It interests Davidson not that Athenians ate so much fish—he points out that, despite Greece’s island location, edible seafood was rare and pricey—but that

contemporary sources feared an excess of opson like a drug. The unwritten rules of society were inscribed in gentlemen’s wary treatment of any rich and tasty relish, not necessarily fish per se, but any food unnecessary for survival—what Derrida by way of Rousseau called “a dangerous supplement.” That the Greeks treated opson consumption as a slippery slope to sexual profligacy and even tyranny is enormously revealing. Previous scholars tended to approach ancient food mores as a frivolous sideline, but Davidson strives to reflect Athenian culture in its own terms, and the Attic writers themselves believed that dining habits made the man.

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The same goes for drinking, another risky pastime proscribed by numerous rules, rule subsets, and corollaries. The symposium, a nightlong wine party in genteel guise, demanded the most civilized format, with the goals of commensality, reciprocity, and equality strictly observed. But Greeks got drunk in taverns as well (which also retailed wine and other goods) and posed as good one-cup drinkers by bringing along their own capacious vessels. The watered wine and the small, flat-bottom cups they drank it from at first (working their gradual way into larger vessels, less water, and drunkenness) preserved their notion of civility, arguing strongly that for the Greeks, the flip side was just a bowl-sized kantharos away.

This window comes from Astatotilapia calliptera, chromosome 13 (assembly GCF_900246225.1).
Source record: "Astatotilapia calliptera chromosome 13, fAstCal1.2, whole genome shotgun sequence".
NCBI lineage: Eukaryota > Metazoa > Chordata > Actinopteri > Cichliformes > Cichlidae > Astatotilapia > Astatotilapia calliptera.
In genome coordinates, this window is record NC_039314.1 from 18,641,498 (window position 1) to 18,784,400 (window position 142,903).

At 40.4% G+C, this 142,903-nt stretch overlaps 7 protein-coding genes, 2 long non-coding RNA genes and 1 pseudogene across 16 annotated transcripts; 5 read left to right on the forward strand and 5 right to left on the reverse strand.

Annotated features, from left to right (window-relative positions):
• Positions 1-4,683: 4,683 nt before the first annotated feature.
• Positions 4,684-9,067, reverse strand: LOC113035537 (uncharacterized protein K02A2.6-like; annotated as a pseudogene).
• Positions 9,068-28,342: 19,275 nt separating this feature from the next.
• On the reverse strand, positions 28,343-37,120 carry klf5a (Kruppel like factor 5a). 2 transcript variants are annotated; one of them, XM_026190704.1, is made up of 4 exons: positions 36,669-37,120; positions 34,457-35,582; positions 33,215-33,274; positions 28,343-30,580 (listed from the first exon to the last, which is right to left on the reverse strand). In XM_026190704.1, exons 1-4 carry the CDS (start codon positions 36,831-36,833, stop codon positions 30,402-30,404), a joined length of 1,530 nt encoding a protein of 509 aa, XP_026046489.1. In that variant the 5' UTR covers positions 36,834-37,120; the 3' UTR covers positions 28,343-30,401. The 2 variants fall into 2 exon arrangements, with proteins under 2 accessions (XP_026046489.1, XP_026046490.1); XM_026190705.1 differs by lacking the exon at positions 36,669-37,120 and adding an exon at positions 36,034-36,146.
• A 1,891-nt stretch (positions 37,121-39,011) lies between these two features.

The horror of slipping into savagery drove Attic culture to proscribe physical spaces into areas where various degrees of indulgence might take place. Not surprisingly, prodigious eating and drinking were equated with sexual gluttony or promiscuity, the most serious charge being prostitution—the lowest form of which took place in the street. Davidson dissects Aeschines’ scorching prosecution of the politician Timarchus of Sphettus, who made the mistake of lecturing on the importance of strengthening the city’s defenses. Literally translated, Aeschines’ denouncement is obscure to the modern reader. He quotes a Timarchus attacker: “[I]f Timarchus is better acquainted with…the region of the Pnyx, we can make some such allowance…he thought that where everything is so quiet, there will be but little expense for each of you.” Aeschines reports the assembled councilmen roaring at the innuendo, before mention of “the wells” forces them to erupt into a full-scale riot. Timarchus was charged with prostitution after this meeting—walls and streets were the common pornai’s haunt, and wells, or cisterns, were vulgar metaphors for whores-as-